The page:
Posted By RichC on March 16, 2011
Joe White wrote about $4/gallon gasoline this morning in the Wall Street Journal and wondered at what price Americans switch to subcompact car? While he acknowledged that we’re not quite as bad as we were during the 2008 spike, prior to domestic carmakers shifting to more fuel efficient engines and CUVs rather than SUVS, we are still driving trucks, large minivans and up-sized small cars.
The hyped vehicles like the Nissan Leaf and Chevrolet Volt have had lackluster sales and acceptance so far, but are just getting out of the gate. Hybrids like the Prius have been successful, but pretty much fall into a niche group of owners not unlike Volkswagen TDI diesel buyers.
One of the difficulties in the U.S. compared with Europe is that the price for fuel rises and falls drastically; this make it much more difficult for consumers to know what they want … or in many cases what they want to “settle for.” Why buy a low powered sardine can if in 6 months the price of gasoline drops 50%.
What gives car makers fits—and makes it tough on car buyers—are gas prices that ride a roller coaster the way they’ve done in the U.S. since early 2008. With crude prices recently surging above $100 a barrel, the $4-a-gallon level has already been breached in parts of California. Yet on Tuesday, oil prices lurched down again on concerns that the economic impact of the Japanese earthquake would slow global petroleum demand.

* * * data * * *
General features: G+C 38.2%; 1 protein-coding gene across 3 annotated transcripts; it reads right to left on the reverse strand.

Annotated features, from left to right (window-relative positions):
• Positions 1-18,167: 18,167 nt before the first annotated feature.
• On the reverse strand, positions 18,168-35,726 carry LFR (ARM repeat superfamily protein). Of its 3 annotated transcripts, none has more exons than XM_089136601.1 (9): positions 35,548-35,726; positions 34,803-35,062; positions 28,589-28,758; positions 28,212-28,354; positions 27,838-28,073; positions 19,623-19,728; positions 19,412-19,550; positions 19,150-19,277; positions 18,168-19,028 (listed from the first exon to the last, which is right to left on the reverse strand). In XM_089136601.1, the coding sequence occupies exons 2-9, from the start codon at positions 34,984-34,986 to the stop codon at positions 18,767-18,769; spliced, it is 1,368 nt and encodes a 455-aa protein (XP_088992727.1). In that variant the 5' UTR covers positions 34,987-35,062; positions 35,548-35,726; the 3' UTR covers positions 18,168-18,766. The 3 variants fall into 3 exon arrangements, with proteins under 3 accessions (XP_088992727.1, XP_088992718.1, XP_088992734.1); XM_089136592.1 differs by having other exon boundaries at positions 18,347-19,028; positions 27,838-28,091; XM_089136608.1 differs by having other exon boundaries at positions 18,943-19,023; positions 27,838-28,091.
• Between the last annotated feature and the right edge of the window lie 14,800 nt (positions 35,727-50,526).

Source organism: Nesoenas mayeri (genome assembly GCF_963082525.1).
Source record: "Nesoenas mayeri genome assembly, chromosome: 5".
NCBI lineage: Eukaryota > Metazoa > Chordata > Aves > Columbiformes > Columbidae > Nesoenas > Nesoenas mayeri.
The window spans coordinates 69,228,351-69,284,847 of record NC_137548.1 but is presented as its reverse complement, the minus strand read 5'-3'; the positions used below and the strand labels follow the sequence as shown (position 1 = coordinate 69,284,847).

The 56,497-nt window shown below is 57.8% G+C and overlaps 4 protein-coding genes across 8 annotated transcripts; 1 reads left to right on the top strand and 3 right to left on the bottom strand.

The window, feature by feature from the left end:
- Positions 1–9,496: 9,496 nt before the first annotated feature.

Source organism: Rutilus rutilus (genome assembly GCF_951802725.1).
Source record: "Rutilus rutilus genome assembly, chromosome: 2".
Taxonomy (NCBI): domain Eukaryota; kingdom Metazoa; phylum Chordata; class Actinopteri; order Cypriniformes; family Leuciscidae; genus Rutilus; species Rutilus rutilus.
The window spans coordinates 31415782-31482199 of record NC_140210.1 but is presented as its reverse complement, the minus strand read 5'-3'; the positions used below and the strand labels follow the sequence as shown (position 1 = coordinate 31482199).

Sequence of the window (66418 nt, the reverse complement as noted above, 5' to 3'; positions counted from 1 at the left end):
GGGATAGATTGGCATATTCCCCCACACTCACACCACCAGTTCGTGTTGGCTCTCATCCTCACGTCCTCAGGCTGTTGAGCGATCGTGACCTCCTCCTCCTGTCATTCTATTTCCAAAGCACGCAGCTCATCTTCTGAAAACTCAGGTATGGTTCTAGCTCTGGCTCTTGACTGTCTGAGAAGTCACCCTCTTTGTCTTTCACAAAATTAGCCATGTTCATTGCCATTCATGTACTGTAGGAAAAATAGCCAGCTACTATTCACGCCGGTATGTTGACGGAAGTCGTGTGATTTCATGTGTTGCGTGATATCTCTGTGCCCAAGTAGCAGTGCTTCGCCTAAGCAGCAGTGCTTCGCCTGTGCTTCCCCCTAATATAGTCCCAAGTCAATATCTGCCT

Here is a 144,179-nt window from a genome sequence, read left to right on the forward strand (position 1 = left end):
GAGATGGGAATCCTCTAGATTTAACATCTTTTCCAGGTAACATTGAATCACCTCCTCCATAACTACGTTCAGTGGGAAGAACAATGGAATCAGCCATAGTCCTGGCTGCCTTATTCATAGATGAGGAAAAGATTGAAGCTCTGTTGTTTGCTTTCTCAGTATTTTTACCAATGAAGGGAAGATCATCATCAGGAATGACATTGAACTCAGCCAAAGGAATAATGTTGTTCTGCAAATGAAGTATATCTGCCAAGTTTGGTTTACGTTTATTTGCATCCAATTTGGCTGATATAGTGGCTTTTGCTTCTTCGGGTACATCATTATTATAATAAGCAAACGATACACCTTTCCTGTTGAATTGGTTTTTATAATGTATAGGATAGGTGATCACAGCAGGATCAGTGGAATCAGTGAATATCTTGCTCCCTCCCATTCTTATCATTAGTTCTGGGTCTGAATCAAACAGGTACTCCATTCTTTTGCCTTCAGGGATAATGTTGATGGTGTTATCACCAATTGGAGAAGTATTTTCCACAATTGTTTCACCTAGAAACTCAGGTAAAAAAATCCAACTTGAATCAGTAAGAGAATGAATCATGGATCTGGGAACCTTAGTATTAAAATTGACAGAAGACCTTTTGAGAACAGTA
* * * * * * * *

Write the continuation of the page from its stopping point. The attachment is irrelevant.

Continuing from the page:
"Volatility paralyzes customers," says Ford Motor Co. Chairman Bill Ford, adding they can be left wondering: "Am I making a decision today that I am going to regret six months from now?"
In the summer of 2008, when regular gasoline prices shot up, industry analysts declared the death of gas-guzzling SUVs. Motorists reacted by driving less and turning toward smaller cars and hybrids. Dealers, saddled with fleets of SUVs and large pickups ordered when gas was cheap, held fire sales to clear their lots and restock with more efficient models.
Then, gas prices collapsed, along with the economy. Consumers started driving more, and they went back to buying larger, less fuel-efficient models.